Outdoors all that is given to us by satellites, the GPS gives it But indoors, no. Because inside buildings there is no signal comments Senén Barro (As Pontes A Coruña, 1962) Professor of Sciences of Computing and Artificial.
Intelligence at the University of Santiago de Compostela and awarded for his contributions in artificial intelligence with the José García Santesmases 2020 National Information Technology Award, an award jointly organized by the Spanish Scientific Information Society and the BBVA Foundation.
Barro is also scientific director of CiTIUS (Singular Center for Research in Intelligent Technologies of the University of Santiago de Compostela) from which the spin off Situm Technologies emerged , which uses a technology for indoor navigation. “A mobile has more than a dozen sensors: accelerometer, gyroscope, magnetometer … it communicates via WiFi and bluetooth with the environment. All of this can be used so that the mobile can locate itself thanks to this information “, he explains. “And if you locate the mobile, you will locate who is carrying it.”
The scientist explains that before the pandemic, companies used Situm for surveillance and prevention services against risky conditions. After the confinement, the researchers wondered if their technology could help in this unprecedented situation and added a new service within the existing one ( Situm COVID-19 ). Now, the application can have three uses, according to the company itself: alert the worker about the breach of interpersonal distance, notify when the number of people in a room could prevent maintaining the safety distance (control of capacity) and monitor the movements of people over time.
This last function, which has turned out to be the most demanded by companies, allows going backwards -always within the workplace- in the steps and relationships of a person diagnosed as positive for covid-19. In this way, specific areas can be disinfected and those workers with whom they have had significant contact can be tested, which would avoid quarantining entire floors of buildings, and the economic cost that this entails. “What has been verified in the last months of commercialization of this service”, explains Barro, “is that companies are mainly interested in this last case of use, and not so much the first two”.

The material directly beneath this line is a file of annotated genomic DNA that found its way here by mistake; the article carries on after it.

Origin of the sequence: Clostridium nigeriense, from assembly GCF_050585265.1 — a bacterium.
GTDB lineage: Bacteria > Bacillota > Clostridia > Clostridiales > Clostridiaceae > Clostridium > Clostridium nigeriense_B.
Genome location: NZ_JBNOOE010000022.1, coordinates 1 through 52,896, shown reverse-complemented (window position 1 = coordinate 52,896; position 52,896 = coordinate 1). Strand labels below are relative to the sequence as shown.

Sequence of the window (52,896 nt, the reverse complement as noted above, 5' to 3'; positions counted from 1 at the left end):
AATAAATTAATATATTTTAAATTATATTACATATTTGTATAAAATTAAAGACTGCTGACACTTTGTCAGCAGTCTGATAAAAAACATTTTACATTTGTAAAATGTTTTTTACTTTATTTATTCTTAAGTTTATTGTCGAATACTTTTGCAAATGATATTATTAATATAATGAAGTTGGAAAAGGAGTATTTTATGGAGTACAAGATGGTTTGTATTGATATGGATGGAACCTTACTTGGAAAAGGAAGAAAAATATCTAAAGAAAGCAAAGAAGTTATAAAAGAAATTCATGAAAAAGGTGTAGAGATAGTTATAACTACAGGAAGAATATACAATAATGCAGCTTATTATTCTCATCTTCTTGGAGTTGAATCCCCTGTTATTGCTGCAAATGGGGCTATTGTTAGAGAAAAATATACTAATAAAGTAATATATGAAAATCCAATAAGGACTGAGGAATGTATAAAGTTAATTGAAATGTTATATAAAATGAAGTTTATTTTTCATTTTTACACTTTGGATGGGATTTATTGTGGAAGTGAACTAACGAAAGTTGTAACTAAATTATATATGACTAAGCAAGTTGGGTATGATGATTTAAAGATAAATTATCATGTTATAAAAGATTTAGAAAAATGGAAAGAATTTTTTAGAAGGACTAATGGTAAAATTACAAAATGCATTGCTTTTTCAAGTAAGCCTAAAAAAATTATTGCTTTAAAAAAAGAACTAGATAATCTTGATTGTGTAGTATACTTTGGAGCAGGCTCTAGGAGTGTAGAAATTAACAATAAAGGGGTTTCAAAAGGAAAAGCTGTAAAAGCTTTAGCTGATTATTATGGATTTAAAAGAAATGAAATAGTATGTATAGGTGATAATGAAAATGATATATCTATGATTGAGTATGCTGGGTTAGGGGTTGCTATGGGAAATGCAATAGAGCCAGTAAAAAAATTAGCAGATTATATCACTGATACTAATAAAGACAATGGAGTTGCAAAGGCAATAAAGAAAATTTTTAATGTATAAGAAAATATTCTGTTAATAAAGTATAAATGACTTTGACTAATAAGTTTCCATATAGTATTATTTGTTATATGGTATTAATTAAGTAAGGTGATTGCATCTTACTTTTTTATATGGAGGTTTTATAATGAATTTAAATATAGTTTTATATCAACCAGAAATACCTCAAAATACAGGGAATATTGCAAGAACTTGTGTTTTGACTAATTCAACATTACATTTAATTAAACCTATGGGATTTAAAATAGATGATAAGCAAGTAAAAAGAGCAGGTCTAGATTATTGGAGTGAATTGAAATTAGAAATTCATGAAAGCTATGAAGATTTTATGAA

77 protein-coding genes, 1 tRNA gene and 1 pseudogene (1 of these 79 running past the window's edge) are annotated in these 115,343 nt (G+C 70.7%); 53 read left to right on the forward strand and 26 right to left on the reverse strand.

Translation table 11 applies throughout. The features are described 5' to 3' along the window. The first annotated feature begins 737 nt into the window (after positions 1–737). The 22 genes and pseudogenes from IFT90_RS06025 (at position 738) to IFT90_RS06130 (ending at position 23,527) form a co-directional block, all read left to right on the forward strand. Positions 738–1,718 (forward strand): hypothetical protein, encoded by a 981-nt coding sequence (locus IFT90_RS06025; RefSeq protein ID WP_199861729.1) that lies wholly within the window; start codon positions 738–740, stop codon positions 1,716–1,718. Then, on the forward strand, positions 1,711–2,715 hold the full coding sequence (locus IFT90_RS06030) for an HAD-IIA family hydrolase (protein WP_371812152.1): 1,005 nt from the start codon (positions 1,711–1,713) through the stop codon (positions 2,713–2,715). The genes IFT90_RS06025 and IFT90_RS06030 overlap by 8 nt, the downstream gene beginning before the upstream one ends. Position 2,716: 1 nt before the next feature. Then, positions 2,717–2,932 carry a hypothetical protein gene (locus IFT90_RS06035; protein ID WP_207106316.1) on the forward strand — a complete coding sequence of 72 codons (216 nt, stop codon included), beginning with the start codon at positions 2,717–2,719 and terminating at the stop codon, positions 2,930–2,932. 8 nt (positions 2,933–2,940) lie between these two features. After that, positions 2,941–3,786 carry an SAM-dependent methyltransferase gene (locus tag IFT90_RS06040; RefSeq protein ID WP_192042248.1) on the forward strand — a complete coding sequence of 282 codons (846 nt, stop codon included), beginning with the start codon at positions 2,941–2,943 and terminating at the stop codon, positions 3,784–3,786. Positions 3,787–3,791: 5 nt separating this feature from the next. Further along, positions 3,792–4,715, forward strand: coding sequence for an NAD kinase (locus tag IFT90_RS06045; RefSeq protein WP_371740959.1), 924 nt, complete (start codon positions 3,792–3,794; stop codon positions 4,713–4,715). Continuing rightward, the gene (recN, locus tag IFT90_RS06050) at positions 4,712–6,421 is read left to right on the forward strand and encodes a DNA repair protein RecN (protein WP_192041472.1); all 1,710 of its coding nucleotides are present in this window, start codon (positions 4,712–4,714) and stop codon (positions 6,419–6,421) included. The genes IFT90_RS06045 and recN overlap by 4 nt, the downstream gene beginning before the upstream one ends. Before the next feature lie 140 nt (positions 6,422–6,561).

The first thing that is done is a simple mapping to know the projection of the existing WiFi signal at each point of the building, which will allow a first approach when locating a mobile. Next, the workers would install the app and activate the WiFi of their device (if it is deactivated, it does not geolocate the person).
For recent Android models, nothing else would be necessary, for older Android models or Apple iOS systems it would be necessary to install position beacons to increase the positioning accuracy. The location and monitoring that this app performs on the worker only works within the work environment and it is the company that agrees with the employees the rules of use of the service and the privacy terms applied.
Artificial Intelligence (AI) does the rest. It is responsible for integrating multiple signals, both from the environment and from the mobile itself, “more reliable and robust than the use of bluetooth” -comments the scientific director of CiTIUS- “although this does not in any way invalidate the use of contact tracing apps , given that these have to operate both indoors and outdoors and without geolocation in absolute values as it is sensitive information and not essential for this purpose “.
However, Barro concludes, indoors, which is where most infections occur, Situm’s technology is much more accurate and reliable than the mere use of Bluetooth , and can provide more information and in a much more exact way about possible infections.